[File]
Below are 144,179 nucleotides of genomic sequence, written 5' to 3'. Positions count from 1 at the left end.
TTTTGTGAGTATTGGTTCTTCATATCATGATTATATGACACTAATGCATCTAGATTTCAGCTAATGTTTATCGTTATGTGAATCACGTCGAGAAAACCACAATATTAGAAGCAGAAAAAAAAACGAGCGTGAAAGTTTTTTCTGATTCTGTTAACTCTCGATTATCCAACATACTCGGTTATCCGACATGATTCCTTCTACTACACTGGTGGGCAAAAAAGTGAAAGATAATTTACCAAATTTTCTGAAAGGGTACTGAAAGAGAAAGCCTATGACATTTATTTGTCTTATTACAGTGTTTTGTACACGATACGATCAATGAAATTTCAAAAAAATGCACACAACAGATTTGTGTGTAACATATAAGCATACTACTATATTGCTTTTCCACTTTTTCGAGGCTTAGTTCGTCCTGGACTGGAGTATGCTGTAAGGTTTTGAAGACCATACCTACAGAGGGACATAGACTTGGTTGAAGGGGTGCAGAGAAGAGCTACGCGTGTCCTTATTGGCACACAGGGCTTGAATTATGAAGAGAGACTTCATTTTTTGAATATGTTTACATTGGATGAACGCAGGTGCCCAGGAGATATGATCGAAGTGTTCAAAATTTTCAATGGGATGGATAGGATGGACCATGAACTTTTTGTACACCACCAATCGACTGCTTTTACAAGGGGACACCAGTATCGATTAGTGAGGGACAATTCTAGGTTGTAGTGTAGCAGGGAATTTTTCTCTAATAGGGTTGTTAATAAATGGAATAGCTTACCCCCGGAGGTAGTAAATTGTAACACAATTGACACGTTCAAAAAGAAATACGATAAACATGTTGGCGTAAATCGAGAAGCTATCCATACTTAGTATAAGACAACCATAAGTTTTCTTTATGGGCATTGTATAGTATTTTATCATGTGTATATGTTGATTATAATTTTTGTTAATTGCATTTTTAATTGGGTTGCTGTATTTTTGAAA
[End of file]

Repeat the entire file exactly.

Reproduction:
Below are 144,179 nucleotides of genomic sequence, written 5' to 3'. Positions count from 1 at the left end.
TTTTGTGAGTATTGGTTCTTCATATCATGATTATATGACACTAATGCATCTAGATTTCAGCTAATGTTTATCGTTATGTGAATCACGTCGAGAAAACCACAATATTAGAAGCAGAAAAAAAAACGAGCGTGAAAGTTTTTTCTGATTCTGTTAACTCTCGATTATCCAACATACTCGGTTATCCGACATGATTCCTTCTACTACACTGGTGGGCAAAAAAGTGAAAGATAATTTACCAAATTTTCTGAAAGGGTACTGAAAGAGAAAGCCTATGACATTTATTTGTCTTATTACAGTGTTTTGTACACGATACGATCAATGAAATTTCAAAAAAATGCACACAACAGATTTGTGTGTAACATATAAGCATACTACTATATTGCTTTTCCACTTTTTCGAGGCTTAGTTCGTCCTGGACTGGAGTATGCTGTAAGGTTTTGAAGACCATACCTACAGAGGGACATAGACTTGGTTGAAGGGGTGCAGAGAAGAGCTACGCGTGTCCTTATTGGCACACAGGGCTTGAATTATGAAGAGAGACTTCATTTTTTGAATATGTTTACATTGGATGAACGCAGGTGCCCAGGAGATATGATCGAAGTGTTCAAAATTTTCAATGGGATGGATAGGATGGACCATGAACTTTTTGTACACCACCAATCGACTGCTTTTACAAGGGGACACCAGTATCGATTAGTGAGGGACAATTCTAGGTTGTAGTGTAGCAGGGAATTTTTCTCTAATAGGGTTGTTAATAAATGGAATAGCTTACCCCCGGAGGTAGTAAATTGTAACACAATTGACACGTTCAAAAAGAAATACGATAAACATGTTGGCGTAAATCGAGAAGCTATCCATACTTAGTATAAGACAACCATAAGTTTTCTTTATGGGCATTGTATAGTATTTTATCATGTGTATATGTTGATTATAATTTTTGTTAATTGCATTTTTAATTGGGTTGCTGTATTTTTGAAA